Nativos do Alasca/estatística & dados numéricos , Características Culturais , Índios Norte-Americanos/estatística & dados numéricos , Liderança , Transtornos Relacionados ao Uso de Substâncias/prevenção & controle , Adulto , Nativos do Alasca/psicologia , Participação da Comunidade/estatística & dados numéricos , Feminino , Humanos , Índios Norte-Americanos/psicologia , Masculino , Pessoa de Meia-Idade , Pesquisa Qualitativa , Transtornos Relacionados ao Uso de Substâncias/epidemiologia
20.
Artigo em Inglês | MEDLINE | ID: mdl-31550379

RESUMO

Tribal Institutional Review Boards (IRBs) and other entities that oversee research for American Indians and Alaska Natives are important and unique. They reflect and respond to community needs, changes in research, and revisions to research policy. We provide a framework to capture this dynamism by building on existing work and offering a way to describe the scope of entities that oversee tribal research. As federal research regulations are revised, and policies are developed in response to a rapidly advancing research landscape, it is critical that policy makers, IRB professionals, researchers, and tribal communities have clarity regarding the Tribal IRB.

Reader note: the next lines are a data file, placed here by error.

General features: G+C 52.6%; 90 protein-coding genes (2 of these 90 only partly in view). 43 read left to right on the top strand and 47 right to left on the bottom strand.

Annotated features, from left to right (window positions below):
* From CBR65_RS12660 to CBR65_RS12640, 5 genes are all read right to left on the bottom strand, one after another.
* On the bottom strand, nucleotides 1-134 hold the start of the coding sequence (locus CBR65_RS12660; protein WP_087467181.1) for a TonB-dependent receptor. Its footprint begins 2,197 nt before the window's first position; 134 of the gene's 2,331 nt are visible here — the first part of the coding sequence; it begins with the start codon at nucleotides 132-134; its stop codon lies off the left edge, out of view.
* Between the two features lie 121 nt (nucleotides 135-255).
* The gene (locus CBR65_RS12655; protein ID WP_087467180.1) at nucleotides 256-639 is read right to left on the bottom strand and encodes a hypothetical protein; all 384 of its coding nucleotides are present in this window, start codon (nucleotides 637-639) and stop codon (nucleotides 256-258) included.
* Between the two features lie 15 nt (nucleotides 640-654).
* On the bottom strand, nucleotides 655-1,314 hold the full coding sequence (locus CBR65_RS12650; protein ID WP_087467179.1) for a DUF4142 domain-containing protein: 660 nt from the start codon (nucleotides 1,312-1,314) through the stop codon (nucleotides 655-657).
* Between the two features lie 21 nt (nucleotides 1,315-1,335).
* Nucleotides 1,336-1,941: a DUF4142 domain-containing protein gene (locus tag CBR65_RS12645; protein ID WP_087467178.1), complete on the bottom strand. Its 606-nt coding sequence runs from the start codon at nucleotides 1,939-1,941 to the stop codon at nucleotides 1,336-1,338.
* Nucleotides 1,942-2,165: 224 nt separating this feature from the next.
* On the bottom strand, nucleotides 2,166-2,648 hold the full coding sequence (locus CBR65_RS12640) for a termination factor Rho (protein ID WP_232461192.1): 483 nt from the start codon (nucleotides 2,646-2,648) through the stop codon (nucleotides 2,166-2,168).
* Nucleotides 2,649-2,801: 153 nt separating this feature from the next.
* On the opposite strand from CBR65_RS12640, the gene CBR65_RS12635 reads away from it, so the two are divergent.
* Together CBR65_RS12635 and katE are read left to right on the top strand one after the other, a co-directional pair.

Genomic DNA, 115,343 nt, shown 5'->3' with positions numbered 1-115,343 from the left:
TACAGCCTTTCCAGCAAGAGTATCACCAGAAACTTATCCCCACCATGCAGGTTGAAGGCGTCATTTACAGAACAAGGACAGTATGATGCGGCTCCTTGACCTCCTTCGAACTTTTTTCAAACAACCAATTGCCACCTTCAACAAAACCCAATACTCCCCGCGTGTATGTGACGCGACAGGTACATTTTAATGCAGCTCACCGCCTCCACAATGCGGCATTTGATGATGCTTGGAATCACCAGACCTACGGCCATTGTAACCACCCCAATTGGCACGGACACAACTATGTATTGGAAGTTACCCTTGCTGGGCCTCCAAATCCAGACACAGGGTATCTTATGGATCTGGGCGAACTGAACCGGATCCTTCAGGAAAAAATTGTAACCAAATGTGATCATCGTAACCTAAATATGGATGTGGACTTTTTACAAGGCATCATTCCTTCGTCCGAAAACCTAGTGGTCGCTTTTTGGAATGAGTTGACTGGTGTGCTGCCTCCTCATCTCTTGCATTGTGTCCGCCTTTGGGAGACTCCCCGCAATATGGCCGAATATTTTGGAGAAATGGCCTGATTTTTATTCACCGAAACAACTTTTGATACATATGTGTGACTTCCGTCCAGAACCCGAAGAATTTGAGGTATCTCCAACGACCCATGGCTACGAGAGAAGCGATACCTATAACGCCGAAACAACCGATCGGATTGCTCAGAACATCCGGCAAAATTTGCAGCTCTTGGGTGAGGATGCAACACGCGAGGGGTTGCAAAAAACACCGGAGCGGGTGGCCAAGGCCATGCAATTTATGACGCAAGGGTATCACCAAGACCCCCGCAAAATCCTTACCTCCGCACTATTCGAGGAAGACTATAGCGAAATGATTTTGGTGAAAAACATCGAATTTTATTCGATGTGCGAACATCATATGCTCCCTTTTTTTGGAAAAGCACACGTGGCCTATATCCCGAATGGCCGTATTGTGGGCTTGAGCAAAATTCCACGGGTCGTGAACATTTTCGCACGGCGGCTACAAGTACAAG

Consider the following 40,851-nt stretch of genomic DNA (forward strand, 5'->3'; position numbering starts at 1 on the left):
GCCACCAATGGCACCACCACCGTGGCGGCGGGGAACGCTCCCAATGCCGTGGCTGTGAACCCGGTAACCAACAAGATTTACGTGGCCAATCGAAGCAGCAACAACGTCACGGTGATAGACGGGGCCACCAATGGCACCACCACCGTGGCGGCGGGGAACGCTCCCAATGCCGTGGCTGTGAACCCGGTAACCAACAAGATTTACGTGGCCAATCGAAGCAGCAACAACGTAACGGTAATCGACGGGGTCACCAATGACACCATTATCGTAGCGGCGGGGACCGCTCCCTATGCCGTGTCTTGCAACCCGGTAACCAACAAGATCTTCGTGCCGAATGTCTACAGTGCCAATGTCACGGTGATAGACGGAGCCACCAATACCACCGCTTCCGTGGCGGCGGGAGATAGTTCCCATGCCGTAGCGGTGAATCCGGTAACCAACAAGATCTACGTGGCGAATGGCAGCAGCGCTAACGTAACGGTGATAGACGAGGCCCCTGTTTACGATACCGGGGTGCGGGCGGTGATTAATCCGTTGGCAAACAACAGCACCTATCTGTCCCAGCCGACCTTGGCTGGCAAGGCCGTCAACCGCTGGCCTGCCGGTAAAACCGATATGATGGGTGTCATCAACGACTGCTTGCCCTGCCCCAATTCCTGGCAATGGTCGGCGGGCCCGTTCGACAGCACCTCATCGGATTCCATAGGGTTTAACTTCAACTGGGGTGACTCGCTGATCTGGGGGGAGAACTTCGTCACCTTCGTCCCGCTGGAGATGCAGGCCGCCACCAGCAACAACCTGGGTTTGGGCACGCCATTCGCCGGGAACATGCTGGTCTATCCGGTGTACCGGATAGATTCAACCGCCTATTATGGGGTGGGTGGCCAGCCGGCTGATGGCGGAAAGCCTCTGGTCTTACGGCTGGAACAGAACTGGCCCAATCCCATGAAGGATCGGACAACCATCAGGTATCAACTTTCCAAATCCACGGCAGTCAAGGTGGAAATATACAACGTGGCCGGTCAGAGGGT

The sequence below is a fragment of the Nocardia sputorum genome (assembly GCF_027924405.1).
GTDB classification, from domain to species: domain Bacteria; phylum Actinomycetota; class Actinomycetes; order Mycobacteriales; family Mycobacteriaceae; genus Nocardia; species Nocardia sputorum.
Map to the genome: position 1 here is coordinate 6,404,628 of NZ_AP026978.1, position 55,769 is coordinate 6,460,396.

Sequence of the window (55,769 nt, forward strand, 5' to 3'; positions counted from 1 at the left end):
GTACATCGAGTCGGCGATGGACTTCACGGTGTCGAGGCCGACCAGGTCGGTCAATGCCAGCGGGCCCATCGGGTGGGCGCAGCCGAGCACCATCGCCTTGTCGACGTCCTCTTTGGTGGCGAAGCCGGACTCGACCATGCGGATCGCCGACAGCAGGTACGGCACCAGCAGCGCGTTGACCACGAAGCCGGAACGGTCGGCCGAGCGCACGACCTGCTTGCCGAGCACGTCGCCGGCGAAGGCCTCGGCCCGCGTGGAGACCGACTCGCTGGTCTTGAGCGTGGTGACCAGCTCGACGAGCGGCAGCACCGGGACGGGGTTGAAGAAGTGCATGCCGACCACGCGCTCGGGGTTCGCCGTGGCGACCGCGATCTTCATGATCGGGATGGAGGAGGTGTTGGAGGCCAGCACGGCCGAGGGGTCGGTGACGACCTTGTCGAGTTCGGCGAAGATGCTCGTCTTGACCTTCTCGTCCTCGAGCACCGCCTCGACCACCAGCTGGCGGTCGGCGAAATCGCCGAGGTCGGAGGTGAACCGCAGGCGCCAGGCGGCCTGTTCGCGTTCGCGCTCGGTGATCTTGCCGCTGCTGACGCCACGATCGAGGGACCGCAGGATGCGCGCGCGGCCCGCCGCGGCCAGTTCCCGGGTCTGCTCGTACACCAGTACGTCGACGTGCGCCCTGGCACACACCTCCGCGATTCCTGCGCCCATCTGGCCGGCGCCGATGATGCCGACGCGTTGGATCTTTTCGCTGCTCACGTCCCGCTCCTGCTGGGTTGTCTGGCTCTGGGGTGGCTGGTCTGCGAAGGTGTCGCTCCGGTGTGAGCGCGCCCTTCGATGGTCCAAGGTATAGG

Assuntos
Nativos do Alasca , Pesquisa Participativa Baseada na Comunidade , Comitês de Ética em Pesquisa , Índios Norte-Americanos , Saúde das Minorias , Humanos